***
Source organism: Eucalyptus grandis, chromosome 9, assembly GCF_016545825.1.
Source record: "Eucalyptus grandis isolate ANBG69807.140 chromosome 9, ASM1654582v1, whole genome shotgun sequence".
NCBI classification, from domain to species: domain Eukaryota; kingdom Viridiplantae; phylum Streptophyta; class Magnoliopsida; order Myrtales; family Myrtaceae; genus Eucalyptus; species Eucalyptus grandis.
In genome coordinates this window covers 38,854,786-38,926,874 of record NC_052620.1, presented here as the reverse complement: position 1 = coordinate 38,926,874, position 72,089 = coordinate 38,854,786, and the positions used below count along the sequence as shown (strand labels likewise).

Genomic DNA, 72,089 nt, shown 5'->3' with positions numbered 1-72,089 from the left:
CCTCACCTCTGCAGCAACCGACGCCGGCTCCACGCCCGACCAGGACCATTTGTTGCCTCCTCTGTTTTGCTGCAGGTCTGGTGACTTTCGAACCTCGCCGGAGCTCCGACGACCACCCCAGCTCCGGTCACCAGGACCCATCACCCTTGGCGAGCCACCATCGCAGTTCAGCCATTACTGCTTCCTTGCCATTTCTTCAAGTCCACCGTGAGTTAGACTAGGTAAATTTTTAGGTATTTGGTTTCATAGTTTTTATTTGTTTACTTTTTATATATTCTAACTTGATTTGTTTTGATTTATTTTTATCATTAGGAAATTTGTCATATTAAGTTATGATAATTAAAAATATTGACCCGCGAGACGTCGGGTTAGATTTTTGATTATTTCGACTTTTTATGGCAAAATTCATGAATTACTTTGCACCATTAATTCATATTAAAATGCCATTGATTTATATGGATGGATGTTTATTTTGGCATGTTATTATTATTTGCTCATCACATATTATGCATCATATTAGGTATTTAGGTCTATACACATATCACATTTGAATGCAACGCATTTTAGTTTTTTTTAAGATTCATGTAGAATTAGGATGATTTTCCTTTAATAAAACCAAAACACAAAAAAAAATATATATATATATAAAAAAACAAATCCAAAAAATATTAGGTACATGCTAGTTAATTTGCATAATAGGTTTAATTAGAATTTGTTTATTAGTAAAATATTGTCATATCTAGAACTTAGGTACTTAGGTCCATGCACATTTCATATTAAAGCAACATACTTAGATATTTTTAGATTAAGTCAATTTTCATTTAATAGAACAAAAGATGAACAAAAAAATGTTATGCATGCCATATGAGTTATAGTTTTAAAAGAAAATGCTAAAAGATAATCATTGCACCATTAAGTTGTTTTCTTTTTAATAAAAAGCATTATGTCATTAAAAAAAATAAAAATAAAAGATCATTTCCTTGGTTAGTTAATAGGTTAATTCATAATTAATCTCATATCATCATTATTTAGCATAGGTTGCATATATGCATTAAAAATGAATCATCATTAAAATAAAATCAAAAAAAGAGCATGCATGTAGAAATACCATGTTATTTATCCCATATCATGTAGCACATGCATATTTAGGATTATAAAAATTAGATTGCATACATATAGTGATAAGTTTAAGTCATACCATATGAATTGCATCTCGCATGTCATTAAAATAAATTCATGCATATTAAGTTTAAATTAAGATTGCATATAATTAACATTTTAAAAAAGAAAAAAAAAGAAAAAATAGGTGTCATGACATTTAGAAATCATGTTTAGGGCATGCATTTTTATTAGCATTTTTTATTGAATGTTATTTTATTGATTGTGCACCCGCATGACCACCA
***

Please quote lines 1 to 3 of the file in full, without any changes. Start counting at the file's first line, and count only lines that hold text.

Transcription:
Source organism: Eucalyptus grandis, chromosome 9, assembly GCF_016545825.1.
Source record: "Eucalyptus grandis isolate ANBG69807.140 chromosome 9, ASM1654582v1, whole genome shotgun sequence".
NCBI classification, from domain to species: domain Eukaryota; kingdom Viridiplantae; phylum Streptophyta; class Magnoliopsida; order Myrtales; family Myrtaceae; genus Eucalyptus; species Eucalyptus grandis.